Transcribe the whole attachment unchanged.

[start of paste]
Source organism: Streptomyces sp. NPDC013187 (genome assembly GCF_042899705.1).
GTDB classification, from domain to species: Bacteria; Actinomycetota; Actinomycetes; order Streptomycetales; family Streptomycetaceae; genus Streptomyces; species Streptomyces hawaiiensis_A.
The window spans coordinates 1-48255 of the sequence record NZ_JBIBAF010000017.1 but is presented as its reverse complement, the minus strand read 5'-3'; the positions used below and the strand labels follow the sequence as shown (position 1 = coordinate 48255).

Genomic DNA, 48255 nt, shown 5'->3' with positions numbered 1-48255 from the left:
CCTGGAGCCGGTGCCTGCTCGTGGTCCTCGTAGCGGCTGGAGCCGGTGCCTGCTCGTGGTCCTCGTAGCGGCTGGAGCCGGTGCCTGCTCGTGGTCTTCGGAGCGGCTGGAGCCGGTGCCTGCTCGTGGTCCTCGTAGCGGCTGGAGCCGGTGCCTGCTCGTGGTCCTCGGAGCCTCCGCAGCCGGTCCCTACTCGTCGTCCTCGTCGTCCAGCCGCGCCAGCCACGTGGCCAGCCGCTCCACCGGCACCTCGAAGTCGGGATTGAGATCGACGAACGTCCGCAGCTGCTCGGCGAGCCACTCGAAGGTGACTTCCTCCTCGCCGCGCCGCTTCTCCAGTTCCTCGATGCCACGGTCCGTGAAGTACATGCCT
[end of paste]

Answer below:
Source organism: Streptomyces sp. NPDC013187 (genome assembly GCF_042899705.1).
GTDB classification, from domain to species: Bacteria; Actinomycetota; Actinomycetes; order Streptomycetales; family Streptomycetaceae; genus Streptomyces; species Streptomyces hawaiiensis_A.
The window spans coordinates 1-48255 of the sequence record NZ_JBIBAF010000017.1 but is presented as its reverse complement, the minus strand read 5'-3'; the positions used below and the strand labels follow the sequence as shown (position 1 = coordinate 48255).

Genomic DNA, 48255 nt, shown 5'->3' with positions numbered 1-48255 from the left:
CCTGGAGCCGGTGCCTGCTCGTGGTCCTCGTAGCGGCTGGAGCCGGTGCCTGCTCGTGGTCCTCGTAGCGGCTGGAGCCGGTGCCTGCTCGTGGTCTTCGGAGCGGCTGGAGCCGGTGCCTGCTCGTGGTCCTCGTAGCGGCTGGAGCCGGTGCCTGCTCGTGGTCCTCGGAGCCTCCGCAGCCGGTCCCTACTCGTCGTCCTCGTCGTCCAGCCGCGCCAGCCACGTGGCCAGCCGCTCCACCGGCACCTCGAAGTCGGGATTGAGATCGACGAACGTCCGCAGCTGCTCGGCGAGCCACTCGAAGGTGACTTCCTCCTCGCCGCGCCGCTTCTCCAGTTCCTCGATGCCACGGTCCGTGAAGTACATGCCT